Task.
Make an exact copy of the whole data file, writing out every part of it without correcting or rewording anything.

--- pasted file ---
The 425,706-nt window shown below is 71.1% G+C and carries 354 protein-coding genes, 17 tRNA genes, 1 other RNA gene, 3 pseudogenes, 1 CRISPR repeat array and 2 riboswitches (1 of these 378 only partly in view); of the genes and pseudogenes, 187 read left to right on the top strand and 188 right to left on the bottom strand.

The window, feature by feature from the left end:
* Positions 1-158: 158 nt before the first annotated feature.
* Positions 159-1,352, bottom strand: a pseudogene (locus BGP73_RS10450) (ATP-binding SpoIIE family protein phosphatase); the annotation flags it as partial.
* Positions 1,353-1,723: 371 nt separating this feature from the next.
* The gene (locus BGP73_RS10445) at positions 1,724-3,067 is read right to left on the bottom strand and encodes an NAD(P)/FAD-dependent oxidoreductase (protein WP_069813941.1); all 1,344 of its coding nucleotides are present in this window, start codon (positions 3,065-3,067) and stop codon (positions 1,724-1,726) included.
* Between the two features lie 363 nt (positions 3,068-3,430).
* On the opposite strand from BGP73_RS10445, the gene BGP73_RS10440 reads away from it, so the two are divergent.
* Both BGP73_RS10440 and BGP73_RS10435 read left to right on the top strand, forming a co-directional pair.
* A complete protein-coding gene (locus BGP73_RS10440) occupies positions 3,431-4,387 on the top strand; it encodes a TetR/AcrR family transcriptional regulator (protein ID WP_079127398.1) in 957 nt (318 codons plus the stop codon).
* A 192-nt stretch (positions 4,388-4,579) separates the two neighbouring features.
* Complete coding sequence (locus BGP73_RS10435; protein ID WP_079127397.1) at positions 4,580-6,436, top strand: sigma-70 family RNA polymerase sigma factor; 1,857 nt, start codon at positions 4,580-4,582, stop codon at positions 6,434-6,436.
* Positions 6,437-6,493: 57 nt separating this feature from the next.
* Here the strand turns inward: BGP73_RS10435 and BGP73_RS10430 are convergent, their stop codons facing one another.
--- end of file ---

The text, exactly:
The 425,706-nt window shown below is 71.1% G+C and carries 354 protein-coding genes, 17 tRNA genes, 1 other RNA gene, 3 pseudogenes, 1 CRISPR repeat array and 2 riboswitches (1 of these 378 only partly in view); of the genes and pseudogenes, 187 read left to right on the top strand and 188 right to left on the bottom strand.

The window, feature by feature from the left end:
* Positions 1-158: 158 nt before the first annotated feature.
* Positions 159-1,352, bottom strand: a pseudogene (locus BGP73_RS10450) (ATP-binding SpoIIE family protein phosphatase); the annotation flags it as partial.
* Positions 1,353-1,723: 371 nt separating this feature from the next.
* The gene (locus BGP73_RS10445) at positions 1,724-3,067 is read right to left on the bottom strand and encodes an NAD(P)/FAD-dependent oxidoreductase (protein WP_069813941.1); all 1,344 of its coding nucleotides are present in this window, start codon (positions 3,065-3,067) and stop codon (positions 1,724-1,726) included.
* Between the two features lie 363 nt (positions 3,068-3,430).
* On the opposite strand from BGP73_RS10445, the gene BGP73_RS10440 reads away from it, so the two are divergent.
* Both BGP73_RS10440 and BGP73_RS10435 read left to right on the top strand, forming a co-directional pair.
* A complete protein-coding gene (locus BGP73_RS10440) occupies positions 3,431-4,387 on the top strand; it encodes a TetR/AcrR family transcriptional regulator (protein ID WP_079127398.1) in 957 nt (318 codons plus the stop codon).
* A 192-nt stretch (positions 4,388-4,579) separates the two neighbouring features.
* Complete coding sequence (locus BGP73_RS10435; protein ID WP_079127397.1) at positions 4,580-6,436, top strand: sigma-70 family RNA polymerase sigma factor; 1,857 nt, start codon at positions 4,580-4,582, stop codon at positions 6,434-6,436.
* Positions 6,437-6,493: 57 nt separating this feature from the next.
* Here the strand turns inward: BGP73_RS10435 and BGP73_RS10430 are convergent, their stop codons facing one another.